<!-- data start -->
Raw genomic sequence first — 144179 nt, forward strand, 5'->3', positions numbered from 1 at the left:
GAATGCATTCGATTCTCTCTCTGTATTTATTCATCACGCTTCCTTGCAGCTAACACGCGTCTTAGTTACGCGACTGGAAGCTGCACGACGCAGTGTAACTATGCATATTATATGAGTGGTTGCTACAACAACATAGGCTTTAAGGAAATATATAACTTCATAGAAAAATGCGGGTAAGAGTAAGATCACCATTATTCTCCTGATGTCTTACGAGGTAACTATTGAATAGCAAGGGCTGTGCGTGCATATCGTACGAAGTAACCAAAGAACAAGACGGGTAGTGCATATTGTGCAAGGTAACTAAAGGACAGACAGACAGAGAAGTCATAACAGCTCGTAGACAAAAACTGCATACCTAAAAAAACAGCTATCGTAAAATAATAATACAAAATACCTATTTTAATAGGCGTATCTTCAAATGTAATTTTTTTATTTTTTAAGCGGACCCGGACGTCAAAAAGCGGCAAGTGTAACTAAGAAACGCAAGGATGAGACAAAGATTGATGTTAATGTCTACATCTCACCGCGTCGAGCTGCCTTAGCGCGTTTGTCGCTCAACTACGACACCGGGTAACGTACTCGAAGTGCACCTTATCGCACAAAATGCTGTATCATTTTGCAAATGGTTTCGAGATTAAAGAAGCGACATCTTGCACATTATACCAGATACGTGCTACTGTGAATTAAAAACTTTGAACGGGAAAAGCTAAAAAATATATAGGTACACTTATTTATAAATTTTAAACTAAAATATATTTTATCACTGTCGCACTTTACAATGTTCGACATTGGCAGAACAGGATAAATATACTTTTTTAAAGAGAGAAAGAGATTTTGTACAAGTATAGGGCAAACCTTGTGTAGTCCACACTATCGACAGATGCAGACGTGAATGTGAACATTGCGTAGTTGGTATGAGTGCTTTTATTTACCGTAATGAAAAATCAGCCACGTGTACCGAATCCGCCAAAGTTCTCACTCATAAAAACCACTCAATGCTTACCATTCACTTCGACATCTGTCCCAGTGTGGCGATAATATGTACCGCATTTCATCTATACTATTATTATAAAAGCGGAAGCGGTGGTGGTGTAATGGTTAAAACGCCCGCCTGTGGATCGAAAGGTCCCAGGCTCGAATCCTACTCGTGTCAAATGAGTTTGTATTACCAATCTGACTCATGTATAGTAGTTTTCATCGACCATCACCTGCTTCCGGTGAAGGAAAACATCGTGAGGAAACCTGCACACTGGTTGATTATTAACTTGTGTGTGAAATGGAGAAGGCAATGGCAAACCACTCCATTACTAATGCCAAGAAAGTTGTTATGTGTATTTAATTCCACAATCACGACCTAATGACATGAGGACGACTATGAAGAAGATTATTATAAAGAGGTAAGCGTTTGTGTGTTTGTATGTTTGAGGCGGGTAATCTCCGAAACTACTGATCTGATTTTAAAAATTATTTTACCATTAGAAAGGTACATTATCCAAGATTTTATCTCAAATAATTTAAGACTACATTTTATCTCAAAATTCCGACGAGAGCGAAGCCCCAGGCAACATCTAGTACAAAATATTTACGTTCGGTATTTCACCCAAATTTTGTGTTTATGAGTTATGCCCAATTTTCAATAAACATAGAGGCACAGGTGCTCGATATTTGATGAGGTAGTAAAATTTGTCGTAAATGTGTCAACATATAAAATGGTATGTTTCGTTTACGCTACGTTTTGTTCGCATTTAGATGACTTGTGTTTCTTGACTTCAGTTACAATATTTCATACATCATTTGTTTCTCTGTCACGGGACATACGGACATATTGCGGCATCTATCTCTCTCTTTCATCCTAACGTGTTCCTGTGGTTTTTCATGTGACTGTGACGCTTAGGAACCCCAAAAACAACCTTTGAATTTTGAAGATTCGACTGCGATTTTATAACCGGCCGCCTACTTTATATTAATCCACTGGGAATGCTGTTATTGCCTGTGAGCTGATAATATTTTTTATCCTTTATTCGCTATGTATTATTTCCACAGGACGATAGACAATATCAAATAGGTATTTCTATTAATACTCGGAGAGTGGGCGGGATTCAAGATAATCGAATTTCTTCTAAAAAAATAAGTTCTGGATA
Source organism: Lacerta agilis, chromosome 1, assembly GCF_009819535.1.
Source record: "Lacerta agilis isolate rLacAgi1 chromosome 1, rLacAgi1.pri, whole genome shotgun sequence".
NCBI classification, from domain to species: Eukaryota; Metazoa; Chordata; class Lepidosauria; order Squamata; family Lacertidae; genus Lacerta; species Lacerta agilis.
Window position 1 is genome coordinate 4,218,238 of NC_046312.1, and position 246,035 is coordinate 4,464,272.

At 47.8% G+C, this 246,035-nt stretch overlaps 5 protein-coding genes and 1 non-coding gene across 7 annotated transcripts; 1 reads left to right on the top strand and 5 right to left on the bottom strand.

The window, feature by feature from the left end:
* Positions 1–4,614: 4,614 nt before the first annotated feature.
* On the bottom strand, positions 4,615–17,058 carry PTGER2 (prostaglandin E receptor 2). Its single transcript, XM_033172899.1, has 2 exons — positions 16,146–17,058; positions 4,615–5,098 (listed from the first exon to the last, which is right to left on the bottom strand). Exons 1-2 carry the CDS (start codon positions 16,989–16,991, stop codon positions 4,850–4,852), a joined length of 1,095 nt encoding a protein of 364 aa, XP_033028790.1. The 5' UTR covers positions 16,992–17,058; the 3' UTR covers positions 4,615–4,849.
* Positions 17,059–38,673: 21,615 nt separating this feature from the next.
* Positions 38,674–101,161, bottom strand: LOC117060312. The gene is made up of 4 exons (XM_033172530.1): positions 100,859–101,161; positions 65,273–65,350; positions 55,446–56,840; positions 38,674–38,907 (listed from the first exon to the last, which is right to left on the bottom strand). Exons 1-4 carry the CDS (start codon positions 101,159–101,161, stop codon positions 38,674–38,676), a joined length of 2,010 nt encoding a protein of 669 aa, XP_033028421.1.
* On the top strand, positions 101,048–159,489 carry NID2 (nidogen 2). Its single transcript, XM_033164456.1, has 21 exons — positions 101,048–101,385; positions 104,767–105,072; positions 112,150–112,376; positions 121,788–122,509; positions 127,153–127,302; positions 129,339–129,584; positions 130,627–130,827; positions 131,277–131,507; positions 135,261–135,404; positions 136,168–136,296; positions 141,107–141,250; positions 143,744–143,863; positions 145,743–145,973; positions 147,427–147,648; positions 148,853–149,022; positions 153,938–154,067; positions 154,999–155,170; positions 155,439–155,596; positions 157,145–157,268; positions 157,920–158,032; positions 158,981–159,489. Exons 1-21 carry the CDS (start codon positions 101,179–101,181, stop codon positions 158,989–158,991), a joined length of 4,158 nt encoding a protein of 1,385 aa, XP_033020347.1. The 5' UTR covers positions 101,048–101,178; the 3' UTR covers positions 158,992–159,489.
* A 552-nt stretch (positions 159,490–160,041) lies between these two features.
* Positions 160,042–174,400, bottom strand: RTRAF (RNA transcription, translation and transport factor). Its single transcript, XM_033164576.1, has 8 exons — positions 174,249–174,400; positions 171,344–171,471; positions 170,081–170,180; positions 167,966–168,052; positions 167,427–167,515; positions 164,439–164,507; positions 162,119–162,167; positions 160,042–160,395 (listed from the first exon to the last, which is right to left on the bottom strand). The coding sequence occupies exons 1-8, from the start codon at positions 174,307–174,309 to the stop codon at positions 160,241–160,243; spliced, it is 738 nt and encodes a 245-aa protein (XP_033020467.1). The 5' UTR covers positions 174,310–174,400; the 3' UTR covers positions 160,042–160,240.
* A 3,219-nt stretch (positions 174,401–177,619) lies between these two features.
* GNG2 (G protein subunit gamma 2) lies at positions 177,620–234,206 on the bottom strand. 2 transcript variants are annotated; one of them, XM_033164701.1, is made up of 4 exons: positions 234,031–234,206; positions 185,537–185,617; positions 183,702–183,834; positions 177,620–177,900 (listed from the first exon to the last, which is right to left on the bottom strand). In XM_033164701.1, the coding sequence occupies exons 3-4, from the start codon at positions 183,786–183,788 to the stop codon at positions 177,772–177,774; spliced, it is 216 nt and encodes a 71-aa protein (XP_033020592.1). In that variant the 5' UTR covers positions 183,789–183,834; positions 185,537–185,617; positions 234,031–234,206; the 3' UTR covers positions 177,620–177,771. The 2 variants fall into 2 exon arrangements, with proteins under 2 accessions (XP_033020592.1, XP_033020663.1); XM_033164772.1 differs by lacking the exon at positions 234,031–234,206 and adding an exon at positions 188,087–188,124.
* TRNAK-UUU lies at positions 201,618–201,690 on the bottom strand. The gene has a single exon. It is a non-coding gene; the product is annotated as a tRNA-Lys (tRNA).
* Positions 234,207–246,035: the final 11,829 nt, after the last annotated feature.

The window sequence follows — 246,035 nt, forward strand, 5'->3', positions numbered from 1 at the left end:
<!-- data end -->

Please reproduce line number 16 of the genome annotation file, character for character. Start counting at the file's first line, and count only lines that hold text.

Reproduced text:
* A 3,219-nt stretch (positions 174,401–177,619) lies between these two features.